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Intercultural Memories

Contesting Places, Spaces, and Stories


Edited By Ahmet Atay, Yea-Wen Chen and Alberto González

Collective remembering is an important way that communities name and make sense of the past. Places and stories about the past influence how communities remember the past, how they try to preserve it, or in some cases how they try to erase it. The research in this book offers key insights into how places and memories intersect with intercultural conflicts, oppressions, and struggles by which communities make sense of, deal with, and reconcile the past. The authors in this book examine fascinating stories from important sites—such as international commemorations of Korean “Comfort Women,” a film representation of the Stonewall Riots, and remembrances of the post-communist state in Albania. By utilizing various critical and cultural studies and ethnographic and narrative-based methods, each chapter examines cultural memory in intercultural encounters, everyday experiences, and identity performances that evoke collective memories of colonial pasts, immigration processes, and memories of places and spaces that are shaped by power structures and clashing ideologies. This book is essential reading for understanding the links between space/place and cultural memory, memories of nationally, and places constituted by markers of ethnicity, race, and sexuality. These readings are especially useful in courses in intercultural communication, cultural studies, international studies, and peace and conflict studies.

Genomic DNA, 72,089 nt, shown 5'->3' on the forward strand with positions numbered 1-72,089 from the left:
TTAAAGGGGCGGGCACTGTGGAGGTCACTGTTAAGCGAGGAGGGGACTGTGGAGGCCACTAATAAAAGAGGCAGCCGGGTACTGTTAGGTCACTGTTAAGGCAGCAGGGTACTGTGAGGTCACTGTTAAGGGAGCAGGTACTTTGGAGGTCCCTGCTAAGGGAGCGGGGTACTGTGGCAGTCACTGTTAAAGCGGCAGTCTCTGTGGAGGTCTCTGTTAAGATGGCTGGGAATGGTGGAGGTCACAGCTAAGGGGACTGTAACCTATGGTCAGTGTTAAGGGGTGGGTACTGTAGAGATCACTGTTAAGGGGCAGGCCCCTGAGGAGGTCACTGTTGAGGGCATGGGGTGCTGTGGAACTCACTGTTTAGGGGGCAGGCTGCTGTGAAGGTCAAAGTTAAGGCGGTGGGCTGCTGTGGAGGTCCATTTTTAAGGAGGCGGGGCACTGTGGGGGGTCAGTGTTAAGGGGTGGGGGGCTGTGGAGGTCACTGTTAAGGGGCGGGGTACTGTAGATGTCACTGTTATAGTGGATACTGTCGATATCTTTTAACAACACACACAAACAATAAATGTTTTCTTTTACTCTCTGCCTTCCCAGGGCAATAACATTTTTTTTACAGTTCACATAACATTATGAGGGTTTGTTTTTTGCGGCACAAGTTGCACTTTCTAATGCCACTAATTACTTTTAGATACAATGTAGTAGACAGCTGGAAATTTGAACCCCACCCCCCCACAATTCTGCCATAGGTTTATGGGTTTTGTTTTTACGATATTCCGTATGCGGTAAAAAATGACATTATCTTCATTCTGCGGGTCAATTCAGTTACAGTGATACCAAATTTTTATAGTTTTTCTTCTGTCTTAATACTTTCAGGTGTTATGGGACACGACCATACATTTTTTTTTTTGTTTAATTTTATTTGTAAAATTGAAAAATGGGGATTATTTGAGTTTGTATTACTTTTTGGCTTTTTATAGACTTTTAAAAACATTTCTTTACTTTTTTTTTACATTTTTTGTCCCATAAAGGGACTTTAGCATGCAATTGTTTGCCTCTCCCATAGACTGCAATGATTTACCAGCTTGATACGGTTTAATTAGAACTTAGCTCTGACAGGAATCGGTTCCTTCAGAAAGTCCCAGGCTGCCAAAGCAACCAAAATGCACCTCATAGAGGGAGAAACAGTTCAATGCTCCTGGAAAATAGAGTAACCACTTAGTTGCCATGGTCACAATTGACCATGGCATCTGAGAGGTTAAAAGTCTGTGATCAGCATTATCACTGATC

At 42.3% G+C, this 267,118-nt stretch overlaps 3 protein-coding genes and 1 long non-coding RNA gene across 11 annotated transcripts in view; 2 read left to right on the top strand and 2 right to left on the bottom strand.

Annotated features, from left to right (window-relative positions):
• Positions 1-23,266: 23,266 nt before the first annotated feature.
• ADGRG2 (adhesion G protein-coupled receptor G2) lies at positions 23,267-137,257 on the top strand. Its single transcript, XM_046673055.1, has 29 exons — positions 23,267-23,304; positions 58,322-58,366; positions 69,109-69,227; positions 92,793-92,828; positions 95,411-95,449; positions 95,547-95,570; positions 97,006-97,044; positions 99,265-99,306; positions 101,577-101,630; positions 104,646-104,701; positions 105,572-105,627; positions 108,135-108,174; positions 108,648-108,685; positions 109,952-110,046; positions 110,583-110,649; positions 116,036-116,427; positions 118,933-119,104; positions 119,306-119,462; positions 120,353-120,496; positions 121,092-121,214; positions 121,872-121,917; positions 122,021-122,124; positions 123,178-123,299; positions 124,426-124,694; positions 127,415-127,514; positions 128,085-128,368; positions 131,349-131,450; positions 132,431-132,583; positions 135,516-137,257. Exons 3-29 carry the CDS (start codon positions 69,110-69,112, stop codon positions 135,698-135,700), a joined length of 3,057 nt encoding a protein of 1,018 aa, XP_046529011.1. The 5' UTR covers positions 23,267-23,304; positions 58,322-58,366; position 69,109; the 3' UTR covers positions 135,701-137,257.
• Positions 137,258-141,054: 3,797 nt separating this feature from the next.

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Ahmet Atay (Ph.D., Southern Illinois University- Carbondale) is Associate Professor of Communication at the College of Wooster. His research revolves around cultural studies, media studies, critical intercultural communication, and critical pedagogy. In particular, he focuses on diasporic experiences and cultural identity formations of diasporic individuals; political and social complexities of city life, such as immigrant and queer experiences; the usage of new media technologies in different settings; and the notion of home. He is the author of Globalization’s Impact on Identity Formation: Queer Diasporic Males in Cyberspace (2015) and the co-editor of 11 books, including Queer Communication Pedagogy. His scholarship appeared in number of journals and edited books.

Bernadette Marie Calafell (Ph.D., University of North Carolina) is Chair and Professor in the Department of Critical Race and Ethnic Studies at Gonzaga University. She is author of Latina/o Communication Studies Theorizing Performance and Monstrosity, Performance, and Race in Contemporary Culture, co-editor with Michelle Holling of Latina/o Discourse in Vernacular Spaces: Somos de Una Voz?, and co-editor with Shinsuke Eguchi of Queer Intercultural Communication: The Intersectional Belongings in and Across Difference. Bernadette is also the Editor-Elect of the Journal of International and Intercultural Communication and Film Review Editor of QED: A Journal in GLBTQ Worldmaking.

Yea-Wen Chen (Ph.D., University of New Mexico) is Associate Professor in the School of Communication at San Diego State University. Her research examines how communication—including silence—about cultural identities impacts diversity, inclusion, and social justice across contexts such as identity-based...

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